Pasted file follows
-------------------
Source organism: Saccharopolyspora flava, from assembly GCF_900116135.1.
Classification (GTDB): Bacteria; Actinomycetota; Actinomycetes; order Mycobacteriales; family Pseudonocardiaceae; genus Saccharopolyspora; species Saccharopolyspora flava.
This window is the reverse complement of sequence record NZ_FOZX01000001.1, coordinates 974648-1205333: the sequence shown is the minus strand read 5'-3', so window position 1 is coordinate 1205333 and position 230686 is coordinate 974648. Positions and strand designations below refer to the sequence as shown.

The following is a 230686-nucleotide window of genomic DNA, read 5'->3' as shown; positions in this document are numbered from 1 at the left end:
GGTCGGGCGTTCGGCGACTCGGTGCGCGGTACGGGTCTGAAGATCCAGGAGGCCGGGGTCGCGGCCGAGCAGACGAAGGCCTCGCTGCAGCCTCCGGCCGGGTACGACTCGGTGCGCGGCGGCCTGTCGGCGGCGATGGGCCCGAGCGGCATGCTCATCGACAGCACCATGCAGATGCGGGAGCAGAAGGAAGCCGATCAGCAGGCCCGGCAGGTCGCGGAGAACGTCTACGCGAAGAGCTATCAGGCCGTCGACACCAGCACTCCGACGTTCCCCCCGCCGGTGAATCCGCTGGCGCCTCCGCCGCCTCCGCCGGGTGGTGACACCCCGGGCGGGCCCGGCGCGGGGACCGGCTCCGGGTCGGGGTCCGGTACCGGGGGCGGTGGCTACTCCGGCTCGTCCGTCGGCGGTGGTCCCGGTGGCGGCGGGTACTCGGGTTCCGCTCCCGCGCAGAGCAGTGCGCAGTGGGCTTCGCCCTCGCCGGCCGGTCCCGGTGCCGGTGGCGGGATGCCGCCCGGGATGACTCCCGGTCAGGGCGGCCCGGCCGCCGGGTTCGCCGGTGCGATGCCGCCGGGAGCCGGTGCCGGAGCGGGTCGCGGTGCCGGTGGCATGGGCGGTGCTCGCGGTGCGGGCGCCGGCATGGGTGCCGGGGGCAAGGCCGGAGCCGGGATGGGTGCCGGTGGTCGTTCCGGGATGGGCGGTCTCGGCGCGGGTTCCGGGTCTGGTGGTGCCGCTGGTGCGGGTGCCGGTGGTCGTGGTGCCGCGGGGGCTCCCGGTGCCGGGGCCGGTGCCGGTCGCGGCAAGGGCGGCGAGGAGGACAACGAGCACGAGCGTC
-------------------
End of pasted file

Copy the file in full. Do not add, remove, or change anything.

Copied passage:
Source organism: Saccharopolyspora flava, from assembly GCF_900116135.1.
Classification (GTDB): Bacteria; Actinomycetota; Actinomycetes; order Mycobacteriales; family Pseudonocardiaceae; genus Saccharopolyspora; species Saccharopolyspora flava.
This window is the reverse complement of sequence record NZ_FOZX01000001.1, coordinates 974648-1205333: the sequence shown is the minus strand read 5'-3', so window position 1 is coordinate 1205333 and position 230686 is coordinate 974648. Positions and strand designations below refer to the sequence as shown.

The following is a 230686-nucleotide window of genomic DNA, read 5'->3' as shown; positions in this document are numbered from 1 at the left end:
GGTCGGGCGTTCGGCGACTCGGTGCGCGGTACGGGTCTGAAGATCCAGGAGGCCGGGGTCGCGGCCGAGCAGACGAAGGCCTCGCTGCAGCCTCCGGCCGGGTACGACTCGGTGCGCGGCGGCCTGTCGGCGGCGATGGGCCCGAGCGGCATGCTCATCGACAGCACCATGCAGATGCGGGAGCAGAAGGAAGCCGATCAGCAGGCCCGGCAGGTCGCGGAGAACGTCTACGCGAAGAGCTATCAGGCCGTCGACACCAGCACTCCGACGTTCCCCCCGCCGGTGAATCCGCTGGCGCCTCCGCCGCCTCCGCCGGGTGGTGACACCCCGGGCGGGCCCGGCGCGGGGACCGGCTCCGGGTCGGGGTCCGGTACCGGGGGCGGTGGCTACTCCGGCTCGTCCGTCGGCGGTGGTCCCGGTGGCGGCGGGTACTCGGGTTCCGCTCCCGCGCAGAGCAGTGCGCAGTGGGCTTCGCCCTCGCCGGCCGGTCCCGGTGCCGGTGGCGGGATGCCGCCCGGGATGACTCCCGGTCAGGGCGGCCCGGCCGCCGGGTTCGCCGGTGCGATGCCGCCGGGAGCCGGTGCCGGAGCGGGTCGCGGTGCCGGTGGCATGGGCGGTGCTCGCGGTGCGGGCGCCGGCATGGGTGCCGGGGGCAAGGCCGGAGCCGGGATGGGTGCCGGTGGTCGTTCCGGGATGGGCGGTCTCGGCGCGGGTTCCGGGTCTGGTGGTGCCGCTGGTGCGGGTGCCGGTGGTCGTGGTGCCGCGGGGGCTCCCGGTGCCGGGGCCGGTGCCGGTCGCGGCAAGGGCGGCGAGGAGGACAACGAGCACGAGCGTC